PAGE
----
Housing Authority of Cook County Board of Commissioner met April 13
Housing Authority of Cook County Board of Commissioner met April 13.
Here is the minutes provided by the Board:
Hipolito “Paul” Roldan, Chair Wendy Walker Williams, Vice Chair Polly Kuehl, Commissioner Nilda Soler, Commissioner Saul H. Klibanow, Commissioner Richard Monocchio, Executive Director and Secretary Alesia Hushaw, Chief of Staff Jon Duncan, General Counsel Karl Becker, Chief Financial Officer Sheryl Seiling Director of Rent Assistance Monica Slavin, Director of Occupancy and Compliance Deborah O'Donnell, Procurement Manager Jessica Del Valle, Manager Strategic Initiatives Holly Wallace, Manager of Educational Programs and Partnerships Rebecca Argandona, FSS Coordinator Phyllis Johnson, FSS Coordinator Diane Cornejo, Community Choice Program Counselor Nick Mathiowdis, Mobility Counselor, Community Choice Program Marylita Edwards, CCP Counselor Debbie Kyker, Executive Assistant Vivienne Ouma, Housing Specialist Valentino Caushi, Apex Construction Tamyla Tate, Vera Yates Resident Sondra Bearden, Wera Yates Resident
Call To Order
Chair Paul Roldan called the April 13, 2017 Regular Board Meeting of the Housing Authority of Cook County (HACC) Board of Commissioners to order at 2:03 p.m.
Chair Paul Roldan opened the floor for public comments. Tamyla Tate addressed the Board of Commissioners. She is a Vera Yates Resident who is in the process of being evicted from her Public Housing unit. She is coming before the Board of Commissioners seeking support. Ms. Tate stated that she had 30 days remaining in her unit. The tenant went to court and entered into a settlement agreement which required her to vacate the unit. She wants to remain in the community to see Vera Yates thrive. She is also a part of the Section 3 program and she is still not employed. Ms. Tate said that she would also like to start a Tenant Council for the tenants at the property.
Chair Paul Roldan moved for approval of the Minutes of the March 21, 2017 Special Meeting of the HACC Board of Commissioners. The motion was seconded by Commissioner Polly Kuehl. Discussion ensued and an error was identified in the last paragraph of page five (where Chairman Paul Roldan was incorrectly identified as Chairman Polly Kuehl) A motion to correct the Regular Board Meeting Minutes accordingly was made, seconded, and carried with all “ayes,” and the motion to adopt the Regular Board Meeting Minutes, as corrected, carried with all “ayes.”
Presentation Of Resolutions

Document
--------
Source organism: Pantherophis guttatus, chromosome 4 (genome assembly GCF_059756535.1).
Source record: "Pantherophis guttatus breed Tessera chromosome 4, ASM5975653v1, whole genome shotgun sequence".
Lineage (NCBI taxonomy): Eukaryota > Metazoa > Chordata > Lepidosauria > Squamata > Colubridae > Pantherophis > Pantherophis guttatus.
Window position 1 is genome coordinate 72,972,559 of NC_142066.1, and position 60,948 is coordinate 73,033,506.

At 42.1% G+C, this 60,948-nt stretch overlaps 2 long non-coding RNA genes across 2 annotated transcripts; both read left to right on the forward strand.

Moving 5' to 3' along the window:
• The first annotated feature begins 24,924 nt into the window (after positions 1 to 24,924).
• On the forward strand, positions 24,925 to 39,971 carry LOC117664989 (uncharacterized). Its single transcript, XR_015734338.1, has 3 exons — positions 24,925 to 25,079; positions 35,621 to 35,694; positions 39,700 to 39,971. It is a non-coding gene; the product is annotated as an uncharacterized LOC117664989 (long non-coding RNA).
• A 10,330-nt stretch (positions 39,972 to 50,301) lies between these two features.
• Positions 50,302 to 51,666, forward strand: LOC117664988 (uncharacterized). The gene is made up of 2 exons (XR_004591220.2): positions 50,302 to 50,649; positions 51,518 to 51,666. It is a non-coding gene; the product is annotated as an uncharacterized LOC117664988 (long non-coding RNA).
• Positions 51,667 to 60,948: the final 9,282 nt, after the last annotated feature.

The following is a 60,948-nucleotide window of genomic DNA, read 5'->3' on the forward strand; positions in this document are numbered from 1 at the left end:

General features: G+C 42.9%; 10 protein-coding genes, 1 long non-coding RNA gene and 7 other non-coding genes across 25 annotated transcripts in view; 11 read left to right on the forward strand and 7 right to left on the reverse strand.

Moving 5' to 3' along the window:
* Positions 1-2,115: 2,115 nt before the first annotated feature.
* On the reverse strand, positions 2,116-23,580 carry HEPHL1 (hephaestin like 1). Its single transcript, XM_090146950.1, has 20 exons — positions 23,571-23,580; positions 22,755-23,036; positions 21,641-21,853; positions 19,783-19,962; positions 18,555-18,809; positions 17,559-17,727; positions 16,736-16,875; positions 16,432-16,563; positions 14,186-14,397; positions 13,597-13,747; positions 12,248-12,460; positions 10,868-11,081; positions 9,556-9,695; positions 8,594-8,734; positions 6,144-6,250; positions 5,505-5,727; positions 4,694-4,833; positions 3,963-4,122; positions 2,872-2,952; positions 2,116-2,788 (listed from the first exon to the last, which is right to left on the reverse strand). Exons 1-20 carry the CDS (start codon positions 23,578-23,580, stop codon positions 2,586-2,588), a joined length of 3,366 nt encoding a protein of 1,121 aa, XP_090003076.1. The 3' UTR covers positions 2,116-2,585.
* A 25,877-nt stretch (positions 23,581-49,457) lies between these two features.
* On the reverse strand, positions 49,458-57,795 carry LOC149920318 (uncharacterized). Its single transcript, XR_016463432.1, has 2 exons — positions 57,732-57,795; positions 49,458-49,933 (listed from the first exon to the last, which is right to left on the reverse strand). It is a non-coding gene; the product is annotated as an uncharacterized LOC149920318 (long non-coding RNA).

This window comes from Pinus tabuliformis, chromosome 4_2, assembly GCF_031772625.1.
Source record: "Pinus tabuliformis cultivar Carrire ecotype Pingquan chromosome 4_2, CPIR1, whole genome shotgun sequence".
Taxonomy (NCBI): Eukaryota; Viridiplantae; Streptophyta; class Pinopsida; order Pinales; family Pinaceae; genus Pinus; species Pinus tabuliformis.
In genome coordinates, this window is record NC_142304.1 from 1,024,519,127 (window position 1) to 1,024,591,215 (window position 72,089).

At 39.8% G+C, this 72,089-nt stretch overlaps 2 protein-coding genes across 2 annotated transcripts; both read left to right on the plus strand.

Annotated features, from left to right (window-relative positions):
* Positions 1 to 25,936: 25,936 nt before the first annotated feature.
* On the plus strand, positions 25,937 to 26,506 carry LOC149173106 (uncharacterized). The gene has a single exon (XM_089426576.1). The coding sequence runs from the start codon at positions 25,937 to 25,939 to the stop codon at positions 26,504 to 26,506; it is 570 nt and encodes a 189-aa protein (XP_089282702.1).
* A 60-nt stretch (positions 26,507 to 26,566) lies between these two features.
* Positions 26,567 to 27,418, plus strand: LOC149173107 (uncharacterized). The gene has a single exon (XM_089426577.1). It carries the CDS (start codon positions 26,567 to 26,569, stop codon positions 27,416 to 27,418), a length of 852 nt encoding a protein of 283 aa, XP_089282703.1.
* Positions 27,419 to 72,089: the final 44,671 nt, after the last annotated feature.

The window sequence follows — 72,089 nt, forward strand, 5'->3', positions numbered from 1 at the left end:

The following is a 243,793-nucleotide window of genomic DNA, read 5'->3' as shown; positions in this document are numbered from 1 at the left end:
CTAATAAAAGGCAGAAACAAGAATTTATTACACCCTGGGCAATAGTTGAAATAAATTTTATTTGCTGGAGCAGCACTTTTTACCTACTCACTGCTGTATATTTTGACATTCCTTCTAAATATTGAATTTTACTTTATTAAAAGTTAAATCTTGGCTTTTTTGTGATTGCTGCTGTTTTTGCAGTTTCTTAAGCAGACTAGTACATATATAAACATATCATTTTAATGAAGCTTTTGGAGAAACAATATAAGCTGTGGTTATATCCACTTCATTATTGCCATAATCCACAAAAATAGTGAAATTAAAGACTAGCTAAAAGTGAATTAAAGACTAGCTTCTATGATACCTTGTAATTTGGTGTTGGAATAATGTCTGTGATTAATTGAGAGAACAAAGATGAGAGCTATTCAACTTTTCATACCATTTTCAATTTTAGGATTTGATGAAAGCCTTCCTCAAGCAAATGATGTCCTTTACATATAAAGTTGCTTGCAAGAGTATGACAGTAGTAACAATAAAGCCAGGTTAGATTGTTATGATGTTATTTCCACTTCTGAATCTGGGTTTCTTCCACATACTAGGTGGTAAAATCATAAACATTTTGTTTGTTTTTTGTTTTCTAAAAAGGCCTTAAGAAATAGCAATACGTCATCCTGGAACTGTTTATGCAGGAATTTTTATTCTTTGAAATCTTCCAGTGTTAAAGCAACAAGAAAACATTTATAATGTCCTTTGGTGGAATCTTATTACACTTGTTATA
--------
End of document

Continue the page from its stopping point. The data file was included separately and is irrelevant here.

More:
Resolution No. 2017 - HACC-06
Authorizing The Executive Director To Organize Limited Ability Companies To Take Further Corporate Action Infurthance Of Redevelopment Of Properties In Niles And Wheeling, Illinois Huntington Apartments And Wheeling Tower
A discussion ensued about the next round of the HACC rehabilitation properties for the Huntington Apartments and Wheeling Tower. The deal is scheduled to close with 9% tax credits at the end of June and construction will begin shortly after that. This is the HACC's third 9% credit deal.
Discussion ensued about giving Executive Director Monocchio authority to move ahead with this process. The new era in Washington, proposed cuts to the HUD budget and the failure of the health reform bill may cause Congress to focus on tax reform. The issue revolves around the risk associated with moving forward with these deals, paying lawyers and contractors.
The 4% deal that the HACC is working on is going to close in August. The HACC is confident that the deals are going to close, in spite of the status of the Illinois state budget which provides a portion of the funding. Looking ahead the HACC is working on a 9% deal that is scheduled to close in June (Des Plaines and Niles). All of the leg work has been completed.
General Counsel Jon Duncan raised the procedural issue that before a vote can be taken on the resolutions, in order to comply with requirements of the Illinois Open Meetings Act, a vote must first be taken by all of the Commissioners who are physically present in the room to approve the participation of Commissioner Saul Klibanow, who is participating in the meeting by telephone. Chair Paul Roldan requested a motion to approve the participation of Commissioner Klibanow by telephone, which was moved by Vice Chair Wendy Walker Williams and seconded by Commissioner Polly Kuehl. The motion carried with all “ayes.”
Chair Paul Roldan then requested a motion to approve Resolution 2017-06 which was moved by Commissioner Polly Kuehl and seconded by Commissioner Saul Klibanow. The motion carried with all “ayes.”
Resolution No. 2017.HACC-07
Authorizing The Executive Director’s Capacity As Chief Executive Officer And President Of South Suburban Senior Living, Llc., To Enter Into A Contract With Apex Construction Group, Inc, As General Contractor In Connection With The Turlington Brown Redevlopment Project
This is part of the South Suburban project which is funded with 4% tax credits. The County is also working on another financial scenario to help make up for the gap in funding. Originally, HOME and Community Development Block Grant (CBDG) dollars had been pledged to this project but the County over committed, which required the HACC to come up with an alternative. The Turlington Brown Project is projected to close in August. This particular public housing property houses many disabled and elderly tenants. Turlington was built in the 70’s and has never been rehabbed. However, the Edward Brown Homes had a moderate rehab about 10 years ago.